What are the benefits of a gap year?

By Maxine Seya

What are the benefits of a gap year?

– Jean, a counselor

Though not very popular, gap years have been solid options for college-bound seniors long before the coronavirus hit. Gap years or gap semesters have made a bit of a comeback, now that families are unsure when college campuses will re-open.

Some parents don’t want to pay tuition for online courses and many can’t stomach the thought of sending their kids off to a crowded college campus, teeming with eager young people — but also probably germs.

The coast doesn’t feel quite clear yet. As families and seniors consider what to do next, many are mulling over the idea of taking a year off from school to explore something else — a gap year.

It’s common to see students travel, start businesses, volunteer, find employment, pursue creative or artistic endeavors, or even learn a new skill during their gap year. Many students without a plan for their gap year actually choose to defer enrollment into college because they’re burnt-out from high school academic stress.

Think of it as a way to “recover” and “rediscover” yourself before diving back into a fast-paced, sometimes stressful work and social environment that is college.

While many students choose to take a gap year between senior year of high school and freshman year of college or between undergrad and grad school, I chose to take a gap year between freshman and sophomore year of college.

After feeling busy for the majority of my life — ever since dance conservatory started taking up 5 days a week at the age of 9 — I finally realized I’d been following directions my whole life. I wasn’t sure why I was even in college, studying communications, and getting a degree — except that it sounded fun and allowed me to move out of my parents’ house.

Here are some benefits I noticed from taking a gap year between my first and second years of college:

I defined my limits. I started freshman year at Northwestern the way I ended senior year of high school: packed with activities. I didn’t know how else to do it. I was curious, energetic, and active. My schedule was chockablock with 6 classes when a full time schedule only required 3. After class, I was running off to rugby practice, triathlon, French club, and Skyping my long distance boyfriend. I felt stressed and it was my own fault.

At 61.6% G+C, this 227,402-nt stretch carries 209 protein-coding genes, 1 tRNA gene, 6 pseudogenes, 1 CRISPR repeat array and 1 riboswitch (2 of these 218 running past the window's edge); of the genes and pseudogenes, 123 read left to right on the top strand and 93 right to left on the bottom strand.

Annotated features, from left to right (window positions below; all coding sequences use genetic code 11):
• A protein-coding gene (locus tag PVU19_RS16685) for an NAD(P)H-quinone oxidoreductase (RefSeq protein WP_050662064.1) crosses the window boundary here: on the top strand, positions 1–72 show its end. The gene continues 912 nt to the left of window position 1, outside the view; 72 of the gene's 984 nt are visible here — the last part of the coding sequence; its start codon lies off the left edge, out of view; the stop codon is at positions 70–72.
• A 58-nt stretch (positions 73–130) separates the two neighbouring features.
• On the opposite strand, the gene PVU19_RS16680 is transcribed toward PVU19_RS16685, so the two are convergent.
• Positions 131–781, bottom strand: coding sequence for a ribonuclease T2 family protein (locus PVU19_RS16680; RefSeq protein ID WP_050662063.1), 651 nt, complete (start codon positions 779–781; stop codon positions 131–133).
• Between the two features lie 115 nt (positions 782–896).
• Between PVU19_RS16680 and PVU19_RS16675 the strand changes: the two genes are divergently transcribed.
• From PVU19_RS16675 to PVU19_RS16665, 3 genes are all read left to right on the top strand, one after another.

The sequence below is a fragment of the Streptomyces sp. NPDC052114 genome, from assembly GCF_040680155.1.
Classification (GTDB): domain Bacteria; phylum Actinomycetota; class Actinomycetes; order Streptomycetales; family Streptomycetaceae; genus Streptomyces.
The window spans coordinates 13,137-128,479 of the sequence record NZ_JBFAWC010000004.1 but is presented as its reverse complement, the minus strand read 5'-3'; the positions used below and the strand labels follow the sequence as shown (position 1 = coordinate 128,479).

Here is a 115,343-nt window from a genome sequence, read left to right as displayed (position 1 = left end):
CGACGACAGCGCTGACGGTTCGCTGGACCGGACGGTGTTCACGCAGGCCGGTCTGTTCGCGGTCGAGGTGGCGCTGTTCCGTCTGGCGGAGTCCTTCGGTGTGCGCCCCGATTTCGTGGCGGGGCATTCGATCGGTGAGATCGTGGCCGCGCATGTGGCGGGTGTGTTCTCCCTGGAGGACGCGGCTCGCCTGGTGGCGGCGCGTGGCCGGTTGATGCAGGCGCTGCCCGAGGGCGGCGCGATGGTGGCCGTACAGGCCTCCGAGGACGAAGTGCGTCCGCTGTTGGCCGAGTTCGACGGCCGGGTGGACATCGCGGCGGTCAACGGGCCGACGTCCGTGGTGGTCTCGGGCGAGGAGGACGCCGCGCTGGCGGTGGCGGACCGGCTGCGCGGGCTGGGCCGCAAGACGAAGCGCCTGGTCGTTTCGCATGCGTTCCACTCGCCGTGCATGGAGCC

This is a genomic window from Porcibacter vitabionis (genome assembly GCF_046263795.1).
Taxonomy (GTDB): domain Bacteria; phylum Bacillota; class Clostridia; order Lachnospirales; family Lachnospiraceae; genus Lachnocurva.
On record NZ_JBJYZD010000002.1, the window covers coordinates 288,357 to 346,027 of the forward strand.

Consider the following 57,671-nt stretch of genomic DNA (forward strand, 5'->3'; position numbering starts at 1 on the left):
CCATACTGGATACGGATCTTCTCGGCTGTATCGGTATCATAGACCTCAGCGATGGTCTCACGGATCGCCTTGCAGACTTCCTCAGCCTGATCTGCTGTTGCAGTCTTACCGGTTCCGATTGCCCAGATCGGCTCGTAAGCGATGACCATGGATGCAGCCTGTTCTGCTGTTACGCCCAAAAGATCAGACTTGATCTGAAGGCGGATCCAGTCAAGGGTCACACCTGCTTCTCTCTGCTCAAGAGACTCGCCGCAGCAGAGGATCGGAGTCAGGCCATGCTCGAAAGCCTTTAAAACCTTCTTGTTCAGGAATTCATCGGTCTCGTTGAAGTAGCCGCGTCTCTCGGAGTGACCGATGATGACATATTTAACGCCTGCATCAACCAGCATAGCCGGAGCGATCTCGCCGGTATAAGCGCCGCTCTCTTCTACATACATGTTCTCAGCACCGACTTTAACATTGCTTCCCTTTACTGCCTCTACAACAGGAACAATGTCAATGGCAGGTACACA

After a year off, I returned with firmness on my personal limits. While I was once comfortable saying “yes” to every opportunity, as an “older” sophomore, I knew that focusing required me to protect my free time and brain space. Not so that I could be lazy, but so that I could actually recover from daily pressures, process my growth, and reflect on what’s working and what’s not. To respect the limits I set to protect my personal space, for the rest of college, I registered for only 3-4 classes, resigned from my executive board club position, and let myself wander the library stacks without feeling guilty for “wasting time.”

I found an intention. I knew I enjoyed learning about communication, persuasion, and argumentation. It was the perfect major, but I didn’t know what it was all for. College in peaceful Evanston was equally enjoyable and pleasant, but I didn’t know why I even needed to be there. Before my gap year, I felt resigned that life must continue and I’d probably wake up with a degree in my hand before I even realized what for.

Hi there.

No one spotlights the human stories of college admissions like we do.

But we're independent journalists who need support from readers like you.

Your subscription keeps us going -- completely ad-free.

Already a subscriber? Log in

Maxine Seya
Maxine Seya is a former investigative journalist, college consultant, and admissions interviewer. She studied at Peking University (Beijing, China) and Université Paul-Valéry (Montpellier, France) and investigated for CNN and Huffington Post before graduating from Northwestern University. She founded SocratesPost to share the human stories behind the admission gates and offer parents clarity as they help their teens with college.